Rhodesian ridgeback is not suitable for everyone – it is a dog with a specific character, requiring appropriate treatment and upbringing. I need an experienced owner, leading a stable and active lifestyle.

Rhodesian ridgeback. Advantages and disadvantages


  • requires devoting a lot of time to it
  • there is aggression against representatives of the same race
  • it can be independent and arbitrary


  • attached to the family
  • tolerant of children
  • intelligent, eager to learn
  • good, not a noisy watchman
  • suitable for some dog sports
  • easy to care for
  • accepts other pets


This dog is generally resistant and durable. However, there are diseases typical for this breed – they include DS, or dermoid sine (dermoid sinus). It is formed as a result of incomplete separation of skin buds and the neural tube, as a result of which a channel is created that penetrates deep into the body, made of changed skin containing hair follicles and sebaceous glands. Most often it ends in soft tissues, but it happens that it reaches up to the spinal cord, which can give neurological symptoms.

Leathery sinuses are usually located in the midline of the back, on the neck, forechest, around the loin or tail. Experienced breeders can find them in newborn puppies. DS is treated surgically, although surgery is not possible in all cases and brings the expected results.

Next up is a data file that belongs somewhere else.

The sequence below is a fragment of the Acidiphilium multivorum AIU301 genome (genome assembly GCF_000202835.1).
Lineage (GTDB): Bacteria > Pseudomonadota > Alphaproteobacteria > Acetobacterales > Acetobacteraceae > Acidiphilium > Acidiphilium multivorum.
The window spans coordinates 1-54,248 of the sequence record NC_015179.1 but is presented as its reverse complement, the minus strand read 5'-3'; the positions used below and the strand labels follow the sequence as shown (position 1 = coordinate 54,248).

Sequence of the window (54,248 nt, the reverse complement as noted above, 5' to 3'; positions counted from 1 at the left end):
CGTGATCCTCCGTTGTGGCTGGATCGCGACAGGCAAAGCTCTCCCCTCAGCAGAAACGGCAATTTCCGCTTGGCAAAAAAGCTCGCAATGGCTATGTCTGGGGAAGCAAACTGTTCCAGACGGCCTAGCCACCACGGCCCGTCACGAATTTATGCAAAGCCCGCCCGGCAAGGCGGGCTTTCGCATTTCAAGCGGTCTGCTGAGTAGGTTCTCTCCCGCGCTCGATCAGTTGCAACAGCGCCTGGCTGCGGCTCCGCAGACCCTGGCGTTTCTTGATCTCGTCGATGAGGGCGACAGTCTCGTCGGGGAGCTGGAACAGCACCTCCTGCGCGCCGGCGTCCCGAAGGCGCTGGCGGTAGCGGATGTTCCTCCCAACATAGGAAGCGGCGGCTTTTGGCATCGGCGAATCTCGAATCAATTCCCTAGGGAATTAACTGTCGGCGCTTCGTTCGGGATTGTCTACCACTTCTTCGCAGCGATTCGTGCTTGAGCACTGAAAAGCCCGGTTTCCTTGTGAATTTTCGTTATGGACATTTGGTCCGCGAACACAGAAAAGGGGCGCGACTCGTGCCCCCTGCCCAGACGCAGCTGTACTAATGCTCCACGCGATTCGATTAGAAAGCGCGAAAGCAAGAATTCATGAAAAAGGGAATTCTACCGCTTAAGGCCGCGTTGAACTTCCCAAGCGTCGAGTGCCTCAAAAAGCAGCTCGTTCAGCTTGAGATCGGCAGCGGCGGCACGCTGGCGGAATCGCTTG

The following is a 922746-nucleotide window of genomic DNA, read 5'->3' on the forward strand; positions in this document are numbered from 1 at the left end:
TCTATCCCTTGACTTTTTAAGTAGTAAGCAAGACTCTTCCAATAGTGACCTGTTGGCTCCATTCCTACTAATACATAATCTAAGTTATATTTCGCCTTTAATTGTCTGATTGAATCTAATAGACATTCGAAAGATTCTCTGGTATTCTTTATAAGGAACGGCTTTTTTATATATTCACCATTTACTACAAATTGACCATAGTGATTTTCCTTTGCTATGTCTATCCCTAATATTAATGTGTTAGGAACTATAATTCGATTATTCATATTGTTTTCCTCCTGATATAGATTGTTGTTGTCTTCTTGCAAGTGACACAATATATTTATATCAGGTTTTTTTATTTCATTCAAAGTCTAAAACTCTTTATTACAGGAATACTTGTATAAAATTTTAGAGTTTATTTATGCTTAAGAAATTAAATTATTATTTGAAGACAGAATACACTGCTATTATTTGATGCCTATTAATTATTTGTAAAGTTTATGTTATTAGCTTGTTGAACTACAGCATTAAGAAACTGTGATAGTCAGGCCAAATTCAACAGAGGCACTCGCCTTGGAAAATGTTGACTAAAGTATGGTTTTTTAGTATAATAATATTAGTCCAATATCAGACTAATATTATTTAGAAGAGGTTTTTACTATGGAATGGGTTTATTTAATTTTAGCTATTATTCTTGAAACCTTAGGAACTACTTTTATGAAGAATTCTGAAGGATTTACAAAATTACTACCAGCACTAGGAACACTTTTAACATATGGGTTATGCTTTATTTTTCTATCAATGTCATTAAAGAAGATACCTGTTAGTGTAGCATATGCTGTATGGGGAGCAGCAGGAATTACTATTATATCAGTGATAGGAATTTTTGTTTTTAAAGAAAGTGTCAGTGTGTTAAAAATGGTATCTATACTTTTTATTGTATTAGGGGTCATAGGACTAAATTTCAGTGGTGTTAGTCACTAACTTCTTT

Rhodesian ridgeback

Rhodesian also has a tendency to hip dysplasia, elbow and OCD (shoulder osteochondrosis). Hypothyroidism, enostosis (juvenile osteitis), and food and contact allergies occasionally occur. Like all large breeds, it can also be susceptible to gastric expansion and twist.

It is medium resistant to weather conditions. It tolerates higher temperatures well, but can be sensitive to frost, so some dogs should be put on special cups.


Rhodesian belongs to the fast-growing and long developing breeds. Puppies must be fed extremely carefully, because any negligence in this period may later affect their health and condition. You can use ready-made foods from reputable companies for large breeds, or serve food that you have prepared yourself.

Rhodesian ridgeback

Traditional meals must be supplemented with calcium and vitamin preparations containing substances supporting joint development (glucosamine and chondroitin). In the case of industrial feeds, it is not necessary to administer these agents unless the veterinary surgeon recommends otherwise.

Adult Rhodesians should be fed according to their age and lifestyle. Active and sports dogs need a high energy diet, while older or calmer quadrupeds need medium-protein feed. Some breeders successfully use the diet (natural, raw food).

The daily portion must be divided into at least two meals and ensure the dog rest after eating.


This dog usually molts twice a year – most intensively in the spring. The coat is small but quite hard, which is why it sticks into the carpets. Replacing the garment after winter usually takes about a month. During this time, you should comb your Rhodesian even days to get rid of dead hair faster.

Rubber brushes are best suited for this, but it happens that thicker hair in some places needs to be plucked out. A hard-bristle brush and a damp cotton towel will also be good for cleaning. We bathe the pet if necessary in shampoo for short-haired dogs.

Rhodesian ridgeback